See What Artists-in-Residence at a Trash Dump Create - Atlas Obscura
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See What Artists-in-Residence at a Trash Dump Create

Meet the artists who transform San Francisco’s trash into art.

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Rainbows on a pile of styrofoam, as part of artist Robb Godshaw’s exhibition at Recology. (All Photos: Recology San Francisco Artist in Residence Program

A local dump might seem an unlikely place to create art, but that’s exactly what’s been happening at the San Francisco Transfer Station and Recycling Center, Recology, since 1990. As part of Recology’s Artist in Residence program, local artists transform trash into art at an on-site studio, using discarded materials sourced directly from the garbage and recycling of San Franciscans. 

The idea originated with artist and environmentalist Jo Hanson. After creating her own art with trash and assisting with campaigns such as city-wide street sweepings, in the late 1980s Hanson approached Recology about a program where artists could reuse materials from the dump. At around the same time, San Francisco was implementing new recycling laws, and looking for ways to raise awareness about waste. The artist-in-residence program fit that bill.

Weston Teruya, a 2016 Artist in Residence, searches for materials to reuse in his art. 

Since then, over 150 artists have participated in the program, and the site has expanded to include a sculpture garden and “Dump Farm” for growing vegetables. The city’s recycling laws have also changed as awareness of climate change has grown. San Francisco now requires mandatory composting and recycling, and has a goal that no waste will be sent to the landfill by 2020. 

Teruya at work. His residency will end in May 2016, with a 2-day exhibition at Recology. 

Today, six professional artists and three student artists are chosen to complete the program each year. They work for four months on their pieces, which stretch across variety of mediums, including sculpture, mixed media, collage and photography. The materials are sourced entirely from the dump, and to assist with the scavenging, the artists are supplied with safety gear and an all-important shopping cart.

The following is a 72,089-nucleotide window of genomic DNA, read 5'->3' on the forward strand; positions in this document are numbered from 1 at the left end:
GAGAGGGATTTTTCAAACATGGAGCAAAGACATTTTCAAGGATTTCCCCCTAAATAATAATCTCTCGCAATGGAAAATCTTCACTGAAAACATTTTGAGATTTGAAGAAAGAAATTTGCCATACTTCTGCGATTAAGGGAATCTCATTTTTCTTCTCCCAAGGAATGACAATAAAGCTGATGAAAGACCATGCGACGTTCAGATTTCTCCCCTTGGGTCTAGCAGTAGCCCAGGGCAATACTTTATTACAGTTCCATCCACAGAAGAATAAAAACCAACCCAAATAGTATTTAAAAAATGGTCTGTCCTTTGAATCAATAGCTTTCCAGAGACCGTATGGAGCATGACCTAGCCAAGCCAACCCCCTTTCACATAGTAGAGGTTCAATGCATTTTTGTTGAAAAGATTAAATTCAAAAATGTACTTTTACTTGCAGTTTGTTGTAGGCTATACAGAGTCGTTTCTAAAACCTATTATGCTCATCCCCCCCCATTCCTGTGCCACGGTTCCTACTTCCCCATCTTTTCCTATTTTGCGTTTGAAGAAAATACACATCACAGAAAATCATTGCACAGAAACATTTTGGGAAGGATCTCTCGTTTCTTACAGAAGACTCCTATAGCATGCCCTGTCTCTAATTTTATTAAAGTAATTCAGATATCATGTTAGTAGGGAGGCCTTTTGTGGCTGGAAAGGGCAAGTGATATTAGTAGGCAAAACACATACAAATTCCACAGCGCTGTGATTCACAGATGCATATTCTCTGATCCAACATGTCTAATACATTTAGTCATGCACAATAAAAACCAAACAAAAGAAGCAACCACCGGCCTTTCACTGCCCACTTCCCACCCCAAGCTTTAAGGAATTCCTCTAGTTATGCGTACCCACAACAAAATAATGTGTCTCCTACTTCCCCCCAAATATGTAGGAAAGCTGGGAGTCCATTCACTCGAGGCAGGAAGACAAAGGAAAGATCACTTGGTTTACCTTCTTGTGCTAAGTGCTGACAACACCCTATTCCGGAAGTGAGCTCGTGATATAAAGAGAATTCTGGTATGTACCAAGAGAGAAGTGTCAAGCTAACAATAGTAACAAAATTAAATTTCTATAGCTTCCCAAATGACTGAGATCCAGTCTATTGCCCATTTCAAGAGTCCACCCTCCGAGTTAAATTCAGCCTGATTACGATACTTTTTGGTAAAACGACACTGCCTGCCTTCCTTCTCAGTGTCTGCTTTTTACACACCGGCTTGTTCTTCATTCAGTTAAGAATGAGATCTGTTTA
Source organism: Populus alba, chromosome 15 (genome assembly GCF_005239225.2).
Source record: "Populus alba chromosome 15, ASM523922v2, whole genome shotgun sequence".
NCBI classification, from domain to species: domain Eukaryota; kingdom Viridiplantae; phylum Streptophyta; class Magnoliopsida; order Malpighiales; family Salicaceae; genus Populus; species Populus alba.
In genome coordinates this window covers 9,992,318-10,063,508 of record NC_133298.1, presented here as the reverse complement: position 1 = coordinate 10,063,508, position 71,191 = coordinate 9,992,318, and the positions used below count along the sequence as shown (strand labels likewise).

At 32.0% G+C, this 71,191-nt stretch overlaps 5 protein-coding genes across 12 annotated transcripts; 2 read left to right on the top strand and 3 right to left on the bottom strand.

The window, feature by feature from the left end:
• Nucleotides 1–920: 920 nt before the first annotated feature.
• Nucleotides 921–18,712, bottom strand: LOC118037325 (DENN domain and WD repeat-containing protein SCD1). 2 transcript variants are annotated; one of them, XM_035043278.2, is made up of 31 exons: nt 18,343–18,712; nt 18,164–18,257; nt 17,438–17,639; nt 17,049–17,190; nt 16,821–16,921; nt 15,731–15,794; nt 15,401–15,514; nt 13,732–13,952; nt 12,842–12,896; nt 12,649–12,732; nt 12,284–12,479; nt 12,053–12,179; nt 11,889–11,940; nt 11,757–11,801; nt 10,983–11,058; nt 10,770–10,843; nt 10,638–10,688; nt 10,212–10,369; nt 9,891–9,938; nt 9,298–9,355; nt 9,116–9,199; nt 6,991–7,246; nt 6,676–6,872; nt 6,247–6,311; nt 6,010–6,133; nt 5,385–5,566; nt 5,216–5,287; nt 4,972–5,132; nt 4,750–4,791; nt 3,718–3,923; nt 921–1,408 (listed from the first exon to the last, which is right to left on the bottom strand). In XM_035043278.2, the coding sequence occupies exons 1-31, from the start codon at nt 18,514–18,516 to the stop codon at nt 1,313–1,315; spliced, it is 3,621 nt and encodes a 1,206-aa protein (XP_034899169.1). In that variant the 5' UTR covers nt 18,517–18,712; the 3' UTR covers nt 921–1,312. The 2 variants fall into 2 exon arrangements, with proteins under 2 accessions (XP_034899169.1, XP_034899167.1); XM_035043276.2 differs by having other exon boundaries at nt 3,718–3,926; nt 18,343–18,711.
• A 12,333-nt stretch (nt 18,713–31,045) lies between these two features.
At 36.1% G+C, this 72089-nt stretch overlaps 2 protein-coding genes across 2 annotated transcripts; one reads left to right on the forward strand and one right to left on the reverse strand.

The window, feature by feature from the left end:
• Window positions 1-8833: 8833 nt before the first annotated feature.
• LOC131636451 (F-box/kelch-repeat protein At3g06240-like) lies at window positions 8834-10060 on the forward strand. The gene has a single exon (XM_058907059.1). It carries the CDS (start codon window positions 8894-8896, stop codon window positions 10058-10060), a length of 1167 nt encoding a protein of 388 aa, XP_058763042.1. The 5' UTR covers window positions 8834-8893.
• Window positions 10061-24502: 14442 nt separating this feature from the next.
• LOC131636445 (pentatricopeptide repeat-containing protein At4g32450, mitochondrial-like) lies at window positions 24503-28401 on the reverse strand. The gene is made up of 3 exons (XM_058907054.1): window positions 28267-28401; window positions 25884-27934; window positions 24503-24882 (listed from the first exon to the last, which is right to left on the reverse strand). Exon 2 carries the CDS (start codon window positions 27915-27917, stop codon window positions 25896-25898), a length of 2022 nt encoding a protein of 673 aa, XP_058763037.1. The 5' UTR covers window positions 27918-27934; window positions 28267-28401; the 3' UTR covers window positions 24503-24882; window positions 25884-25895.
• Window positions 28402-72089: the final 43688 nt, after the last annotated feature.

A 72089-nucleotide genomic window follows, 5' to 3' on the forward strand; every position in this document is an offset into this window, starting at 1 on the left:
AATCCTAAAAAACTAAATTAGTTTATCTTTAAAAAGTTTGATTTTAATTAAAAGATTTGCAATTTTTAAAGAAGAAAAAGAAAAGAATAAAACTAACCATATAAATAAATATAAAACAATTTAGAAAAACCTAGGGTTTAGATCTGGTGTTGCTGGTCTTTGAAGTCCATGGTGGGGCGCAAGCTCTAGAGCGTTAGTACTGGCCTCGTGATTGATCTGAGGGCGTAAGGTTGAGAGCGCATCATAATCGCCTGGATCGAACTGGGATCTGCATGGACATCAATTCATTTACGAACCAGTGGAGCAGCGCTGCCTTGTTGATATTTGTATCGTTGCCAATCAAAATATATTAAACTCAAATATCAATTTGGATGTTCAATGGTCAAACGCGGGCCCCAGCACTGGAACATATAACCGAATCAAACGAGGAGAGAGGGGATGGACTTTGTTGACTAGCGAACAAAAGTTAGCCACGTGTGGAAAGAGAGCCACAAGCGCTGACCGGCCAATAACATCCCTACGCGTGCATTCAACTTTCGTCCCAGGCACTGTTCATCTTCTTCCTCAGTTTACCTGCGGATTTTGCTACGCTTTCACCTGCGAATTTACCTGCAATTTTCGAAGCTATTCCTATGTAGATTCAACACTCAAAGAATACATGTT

Artist Ma Li sourcing plastics. 

One such artist is Ma Li, who worked on a living installation while in residency. She created a spring garden using materials she had found, including water bottles, foam, window blinds and plastic tubes. 

A detail from Ma Li’s installation. 

The following artists all participated in the program in the last five years, and have created works from a wide assortment of discarded items, include wood, string, a surgical knee brace, a headlight and aluminum heat-sinks. Take a look at their unique reuse of San Francisco’s waste.

Jamil Hellu with his shopping cart of materials. 

An Act of Covering Someone with Paint, 2014 by Jamil Hellu. This piece was part of a series of self-portraits Hellu made while in residence at Recology. 

Yulia Pinkusevich scavenging at the dump.

A light installation by Yulia Pinkusevich, including materials such as aluminum heatsinks, wood, string, LED lights, electronics.

Kristin Cammermeyer on site.

DOUBLE HOW: Glass Light Globes, 2013, a mixed media installation by Kristin Cammermeyer.

Jeff Hantman digging into a pile of waste.

Jeff Hantman’s Ridgid Light, 2013, which included shop vacuum can, headlight, camera and tv lenses, plywood, 2x4s, projector, shade for industrial lamp, surgical knee brace and glass bowl.

Lauren DiCioccio examining an item for potential reuse.

Glasses, 2011, a hand-sewn sculpture by Lauren DiCioccio.